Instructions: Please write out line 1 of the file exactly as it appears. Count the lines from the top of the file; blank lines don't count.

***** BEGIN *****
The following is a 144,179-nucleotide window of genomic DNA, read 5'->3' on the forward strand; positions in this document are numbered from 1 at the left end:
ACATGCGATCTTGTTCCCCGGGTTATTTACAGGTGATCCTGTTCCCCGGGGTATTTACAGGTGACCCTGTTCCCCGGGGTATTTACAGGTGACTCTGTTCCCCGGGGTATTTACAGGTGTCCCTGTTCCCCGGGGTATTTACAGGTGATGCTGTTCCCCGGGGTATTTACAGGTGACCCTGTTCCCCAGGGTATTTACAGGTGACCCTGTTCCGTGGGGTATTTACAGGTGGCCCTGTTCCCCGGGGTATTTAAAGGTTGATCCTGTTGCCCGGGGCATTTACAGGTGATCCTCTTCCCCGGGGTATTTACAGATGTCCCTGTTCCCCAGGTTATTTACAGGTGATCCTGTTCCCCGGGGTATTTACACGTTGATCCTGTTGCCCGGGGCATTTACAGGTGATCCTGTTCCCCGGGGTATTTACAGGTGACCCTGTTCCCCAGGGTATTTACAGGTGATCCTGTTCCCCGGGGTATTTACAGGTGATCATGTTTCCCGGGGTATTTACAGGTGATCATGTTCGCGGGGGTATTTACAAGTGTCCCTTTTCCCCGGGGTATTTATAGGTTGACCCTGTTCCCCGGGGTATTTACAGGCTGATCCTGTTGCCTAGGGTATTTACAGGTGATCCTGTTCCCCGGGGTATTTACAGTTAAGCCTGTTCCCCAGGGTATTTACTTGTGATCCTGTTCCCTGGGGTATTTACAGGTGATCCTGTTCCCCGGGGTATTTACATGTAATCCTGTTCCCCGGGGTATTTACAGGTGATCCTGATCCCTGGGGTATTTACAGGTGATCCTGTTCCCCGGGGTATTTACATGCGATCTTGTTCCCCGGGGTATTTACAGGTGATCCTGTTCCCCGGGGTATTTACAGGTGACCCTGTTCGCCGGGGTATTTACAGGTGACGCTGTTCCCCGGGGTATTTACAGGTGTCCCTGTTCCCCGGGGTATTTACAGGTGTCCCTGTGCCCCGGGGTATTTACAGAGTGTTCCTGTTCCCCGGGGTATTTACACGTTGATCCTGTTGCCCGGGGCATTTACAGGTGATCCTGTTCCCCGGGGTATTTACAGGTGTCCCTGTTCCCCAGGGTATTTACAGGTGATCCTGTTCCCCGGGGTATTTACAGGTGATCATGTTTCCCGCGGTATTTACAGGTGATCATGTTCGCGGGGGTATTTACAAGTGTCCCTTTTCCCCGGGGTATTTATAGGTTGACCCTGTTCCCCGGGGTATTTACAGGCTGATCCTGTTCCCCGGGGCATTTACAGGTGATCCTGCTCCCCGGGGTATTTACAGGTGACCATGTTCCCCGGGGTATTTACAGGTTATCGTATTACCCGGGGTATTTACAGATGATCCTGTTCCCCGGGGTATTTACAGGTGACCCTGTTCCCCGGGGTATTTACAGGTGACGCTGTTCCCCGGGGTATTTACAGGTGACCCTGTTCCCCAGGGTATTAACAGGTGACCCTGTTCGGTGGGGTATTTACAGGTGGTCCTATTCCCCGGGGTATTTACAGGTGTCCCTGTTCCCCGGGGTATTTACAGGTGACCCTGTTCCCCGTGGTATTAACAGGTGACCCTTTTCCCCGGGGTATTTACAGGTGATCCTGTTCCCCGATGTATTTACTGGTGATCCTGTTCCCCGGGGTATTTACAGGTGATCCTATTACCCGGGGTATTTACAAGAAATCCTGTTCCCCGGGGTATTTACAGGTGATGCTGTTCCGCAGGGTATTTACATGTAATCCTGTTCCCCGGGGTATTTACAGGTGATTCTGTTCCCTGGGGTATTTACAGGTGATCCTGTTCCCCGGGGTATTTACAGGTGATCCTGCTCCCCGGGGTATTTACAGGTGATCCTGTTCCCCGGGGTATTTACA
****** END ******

The following is a 144,179-nucleotide window of genomic DNA, read 5'->3' on the forward strand; positions in this document are numbered from 1 at the left end: